Not For Its Own Sake

August 22, 2013

“I’m more interested in improving the world around me than self-improving and being ‘rational’. I’m fine the way I am; it’s the things around me that I’m bothered by, and the fact that I don’t know how to fix them.”

Don’t ask me how it’s occurred, but I think people have a fundamental misunderstanding of what we mean by rationality. Being rational is not about being able to win arguments. It’s not about being good at mathematics, or about never being wrong. Rationality is not about giving up your emotions as you turn into a Vulcan.

Okay, maybe that last one is a bad example since my last post talked about how I’m actively trying to dissolve my emotions, but it’s not necessary. My other points still stand.

No, being rational is about winning at life. That’s all we mean by it. Being rational is about systematically doing better than other people in any domain that you are applying it to.

To clarify, truly rational people are successful, but the converse is not true - most successful people are not rational. In Thinking, Fast and Slow, Kahneman describes high-success as a combination of two things: above-average skill and exceptional luck.

Rationality is about reducing the weight of luck in this relationship. If you are systematically winning, luck is not necessary. Any luck you might receive along the way just becomes icing on the top.

I plan to write more about this later, but to get back to the quote at the top, given this frame of mind it seems absolutely absurd to prioritize working on a problem over beating the problem.

Just as there’s a difference between wanting to be a writer and wanting to write, there’s also a distinction between trying to improve the world and actually improving the world. Trying is easy; succeeding is the hard part. Failing to improve the world can be written off if you only wanted to try - after all, you tried your best, didn’t you?

Failing to succeed when you are not simply trying is much more devastating. If you actually put in literally everything you have into it and still fail regardless, then there is no walking away. There is no giving up; it simply means that you are not strong enough yet. Maybe after another decade of training you will be powerful enough to trounce the problem.

After all, what’s a decade in the way of something you seriously care about? I think that this is the real distinction here - nobody will simply try for ten years; they’ll have given up by then. Actually, it’s likely that most people won’t try any further than the first obstacle they hit which can’t be solved in five minutes.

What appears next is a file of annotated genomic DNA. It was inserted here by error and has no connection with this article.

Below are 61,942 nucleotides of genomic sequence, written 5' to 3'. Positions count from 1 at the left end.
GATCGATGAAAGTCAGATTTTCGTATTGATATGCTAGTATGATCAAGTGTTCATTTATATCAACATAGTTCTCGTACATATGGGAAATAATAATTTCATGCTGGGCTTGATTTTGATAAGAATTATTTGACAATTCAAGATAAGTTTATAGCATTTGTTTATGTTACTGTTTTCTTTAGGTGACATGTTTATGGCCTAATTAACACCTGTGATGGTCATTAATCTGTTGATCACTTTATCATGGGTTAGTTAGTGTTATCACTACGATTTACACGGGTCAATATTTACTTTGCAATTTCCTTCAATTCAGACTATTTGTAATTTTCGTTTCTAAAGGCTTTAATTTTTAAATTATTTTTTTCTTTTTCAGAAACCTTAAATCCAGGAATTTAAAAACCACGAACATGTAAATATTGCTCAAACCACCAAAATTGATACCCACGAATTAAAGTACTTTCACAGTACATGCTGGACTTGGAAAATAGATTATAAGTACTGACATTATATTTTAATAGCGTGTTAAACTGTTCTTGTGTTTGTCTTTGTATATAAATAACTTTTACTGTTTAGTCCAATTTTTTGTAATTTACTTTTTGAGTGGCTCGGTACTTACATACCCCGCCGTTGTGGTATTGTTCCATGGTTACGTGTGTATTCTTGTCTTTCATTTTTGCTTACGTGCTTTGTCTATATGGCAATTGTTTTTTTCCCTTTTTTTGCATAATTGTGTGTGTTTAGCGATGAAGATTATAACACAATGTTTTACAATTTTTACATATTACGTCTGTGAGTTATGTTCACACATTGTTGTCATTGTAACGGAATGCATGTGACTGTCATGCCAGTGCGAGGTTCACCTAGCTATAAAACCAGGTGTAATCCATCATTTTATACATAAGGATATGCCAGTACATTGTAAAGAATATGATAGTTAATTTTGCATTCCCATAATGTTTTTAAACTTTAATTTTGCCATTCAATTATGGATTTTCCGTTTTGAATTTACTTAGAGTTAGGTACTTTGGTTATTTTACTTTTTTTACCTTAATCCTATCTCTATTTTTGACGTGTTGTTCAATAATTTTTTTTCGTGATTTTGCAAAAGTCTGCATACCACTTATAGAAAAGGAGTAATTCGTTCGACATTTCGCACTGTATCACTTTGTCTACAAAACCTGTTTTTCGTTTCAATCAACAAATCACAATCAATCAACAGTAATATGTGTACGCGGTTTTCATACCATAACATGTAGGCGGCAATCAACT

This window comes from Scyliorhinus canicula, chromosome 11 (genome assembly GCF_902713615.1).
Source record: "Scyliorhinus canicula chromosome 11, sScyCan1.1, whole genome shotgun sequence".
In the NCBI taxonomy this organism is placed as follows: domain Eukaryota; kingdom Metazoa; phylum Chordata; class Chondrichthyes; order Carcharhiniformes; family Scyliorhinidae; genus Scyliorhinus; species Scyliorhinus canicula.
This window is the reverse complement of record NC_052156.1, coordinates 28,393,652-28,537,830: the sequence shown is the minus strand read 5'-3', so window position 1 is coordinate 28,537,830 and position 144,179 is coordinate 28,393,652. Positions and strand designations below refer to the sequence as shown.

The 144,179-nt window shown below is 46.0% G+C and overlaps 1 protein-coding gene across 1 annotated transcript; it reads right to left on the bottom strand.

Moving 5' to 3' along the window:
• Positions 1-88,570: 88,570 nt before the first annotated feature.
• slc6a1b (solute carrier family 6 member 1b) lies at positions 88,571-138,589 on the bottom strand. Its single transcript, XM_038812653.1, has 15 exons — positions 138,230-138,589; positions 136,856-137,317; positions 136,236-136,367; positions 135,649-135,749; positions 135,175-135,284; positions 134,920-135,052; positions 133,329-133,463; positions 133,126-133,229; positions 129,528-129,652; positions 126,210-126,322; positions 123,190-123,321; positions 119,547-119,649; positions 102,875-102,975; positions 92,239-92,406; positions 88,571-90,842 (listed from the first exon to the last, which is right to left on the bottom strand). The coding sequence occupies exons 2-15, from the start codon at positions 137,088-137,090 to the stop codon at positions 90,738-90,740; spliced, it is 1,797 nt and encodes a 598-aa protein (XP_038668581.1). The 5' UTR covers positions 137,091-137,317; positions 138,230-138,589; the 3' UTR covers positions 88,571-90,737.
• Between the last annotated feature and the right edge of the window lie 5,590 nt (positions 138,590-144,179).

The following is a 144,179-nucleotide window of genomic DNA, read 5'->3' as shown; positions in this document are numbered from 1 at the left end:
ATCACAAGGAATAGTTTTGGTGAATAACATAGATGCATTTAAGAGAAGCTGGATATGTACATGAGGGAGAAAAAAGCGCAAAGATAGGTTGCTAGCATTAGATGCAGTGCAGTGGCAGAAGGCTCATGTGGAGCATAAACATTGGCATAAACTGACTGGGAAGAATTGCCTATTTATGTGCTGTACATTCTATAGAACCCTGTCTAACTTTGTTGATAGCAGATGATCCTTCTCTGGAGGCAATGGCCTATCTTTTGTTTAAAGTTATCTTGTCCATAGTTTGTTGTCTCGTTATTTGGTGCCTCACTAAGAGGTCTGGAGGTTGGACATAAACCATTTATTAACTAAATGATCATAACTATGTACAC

The point I’m laboriously trying to get to here is that learning how to win isn’t any damn good to anybody if you don’t have something at which to win. Rationality is a means to an end. Self-improvement is not, and cannot be, for its own sake. It must be in pursuit of something; there must be a game to win, something that you’ve done all of this for.

Something you care about more than rationality.

LessWrong calls this concept having something to protect. Without an external measuring stick by which you are able to watch your progress, you are doomed to failure. If what you care about is self-improvement in its own right, then all you need to “succeed” is to be told how great you are.

Unfortunately, this isn’t winning. The world doesn’t work that way. You can’t simply tell the world that you’re going to win and expect it to believe you. Actions speak much louder than words.

If what you really want is to improve the world, then this is something to protect. If you don’t know how to make it happen, then you are simply not rational enough by definition, and ignoring the call to training isn’t going to do you any favors.

If what you really want is to improve the world, then you should be willing to do anything and everything in your power to effect it. If you’re not able to do it, then you are not fine as you are. You’re not good enough.

Yeah, I know, that’s a shitty feeling. Nobody likes hearing that they aren’t strong enough, but the simple, plain fact is that it’s true; ignoring it isn’t going to change a damn thing.

A better strategy is to embrace this feeling, and notice it for what it is: an opportunity to rise to the occasion; it’s your chance to prove yourself profoundly worthy.

Don’t let yourself down.